Norfolk youngsters to use past events for Queen’s Diamond Jubilee
What would it have been like celebrating Queen Victoria's Diamond Jubilee 115 years ago?
And what would you wear to a Victorian event marking such a prestigious milestone?
The parties, processions and pageants of the past are set to be used to inspire Norfolk's youngsters to get involved in this year's jubilee events.
Education leaders have created a jubilee pack which has been sent out to all of the county's schools to encourage children to find fun ways to mark the Diamond Jubilee in June.
It includes a series of activities – from imagining themselves among the crowds that gathered in Norwich market place in 1897, to designing a new crown for Queen Elizabeth II – to ensure jubilee fever reaches the county's classrooms this summer.
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The tasks aim to infiltrate lessons across the curriculum, from maths and science to art and design and history. Playing a key part will be a series of archive images from the 1897 Diamond Jubilee, tracked down by the Norfolk Record Office at County Hall.
Ian Mackie, Norfolk County Council's deputy leader who is overseeing the authority's Diamond Jubilee celebrations, said: 'There are some lovely pictures of Norwich at that time and an historical record captured in an extract from Mackie's Norfolk Annals of June 1897.
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'The records of commemorative events show how important capturing a flavour of 2012 will be for future generations, and in creating a sense of place and belonging.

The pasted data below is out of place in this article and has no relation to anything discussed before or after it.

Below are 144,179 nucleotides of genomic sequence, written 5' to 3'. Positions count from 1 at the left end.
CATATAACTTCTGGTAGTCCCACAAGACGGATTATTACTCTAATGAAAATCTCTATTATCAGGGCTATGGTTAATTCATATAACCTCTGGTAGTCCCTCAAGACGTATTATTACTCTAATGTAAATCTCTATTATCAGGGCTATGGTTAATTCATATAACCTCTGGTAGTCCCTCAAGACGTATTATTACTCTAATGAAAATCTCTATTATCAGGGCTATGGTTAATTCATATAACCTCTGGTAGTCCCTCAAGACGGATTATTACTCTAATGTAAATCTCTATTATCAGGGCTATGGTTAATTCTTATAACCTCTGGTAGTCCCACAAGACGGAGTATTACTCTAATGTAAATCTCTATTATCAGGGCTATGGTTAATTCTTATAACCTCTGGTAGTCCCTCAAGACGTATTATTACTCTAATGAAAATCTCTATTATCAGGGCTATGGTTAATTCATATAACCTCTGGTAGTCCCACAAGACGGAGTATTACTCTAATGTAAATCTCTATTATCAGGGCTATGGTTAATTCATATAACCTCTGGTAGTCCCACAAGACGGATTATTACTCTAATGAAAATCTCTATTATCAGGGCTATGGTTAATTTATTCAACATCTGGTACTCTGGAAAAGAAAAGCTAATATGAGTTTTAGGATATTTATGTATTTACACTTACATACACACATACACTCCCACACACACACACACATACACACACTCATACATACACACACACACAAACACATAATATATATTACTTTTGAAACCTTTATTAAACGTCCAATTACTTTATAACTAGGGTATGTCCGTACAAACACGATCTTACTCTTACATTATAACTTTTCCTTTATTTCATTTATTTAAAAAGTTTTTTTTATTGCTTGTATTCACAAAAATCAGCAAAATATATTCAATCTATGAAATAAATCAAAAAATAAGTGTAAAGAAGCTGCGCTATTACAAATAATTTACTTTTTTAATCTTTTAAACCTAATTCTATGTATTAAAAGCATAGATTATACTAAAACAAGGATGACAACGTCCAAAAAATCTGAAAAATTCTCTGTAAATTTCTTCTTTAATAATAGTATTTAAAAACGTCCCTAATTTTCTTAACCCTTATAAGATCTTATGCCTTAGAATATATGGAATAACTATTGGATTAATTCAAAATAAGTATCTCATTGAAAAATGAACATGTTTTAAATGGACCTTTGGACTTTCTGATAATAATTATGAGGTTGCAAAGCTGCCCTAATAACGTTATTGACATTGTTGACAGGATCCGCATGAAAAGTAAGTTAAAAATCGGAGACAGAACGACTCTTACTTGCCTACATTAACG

'I am sure from the events already planned across Norfolk in 2012, with over 100 events so far, we will do our Queen as proud as our ancestors did for Queen Victoria over a century ago.'
Among the old photographs found in the archive is an image showing a packed market place in Norwich as thousands of people gathered to mark Queen Victoria's special day. Youngsters will be encouraged to bring in a photograph of themselves to place in the crowds so they can imagine being part of it.
Pages from the journals of Norfolk woman Hilda Zigomala will help to bring the celebrations of the past to life. And copies of receipts for the food bought for a party in Briston, near Holt, will reveal what went in to a 1897 jubilee feast – including a case of oranges from Peek Frean and Co, biscuits and cases of ginger beer from 'provision merchant and tea dealer' Samuel Reynolds.
Having looked at the archive material, children will also be asked to think about fitting celebrations for this year's event, from designing a jubilee stamp or creating a school time capsule so future pupils can see how the anniversary was marked, to coming up with a menu fit for a Queen, packed with Norfolk produce.
Other activities include jubilee word searches and maths games, writing a front-page newspaper story about the celebrations, and researching how life has changed during the Queen's reign.
Alison Thomas, county council cabinet member for children's services, said: 'This wonderful teaching resource will assist schools in this remarkable year. I think this is a great way to link learning with this momentous event, and I encourage Norfolk's schools to embrace this opportunity.'
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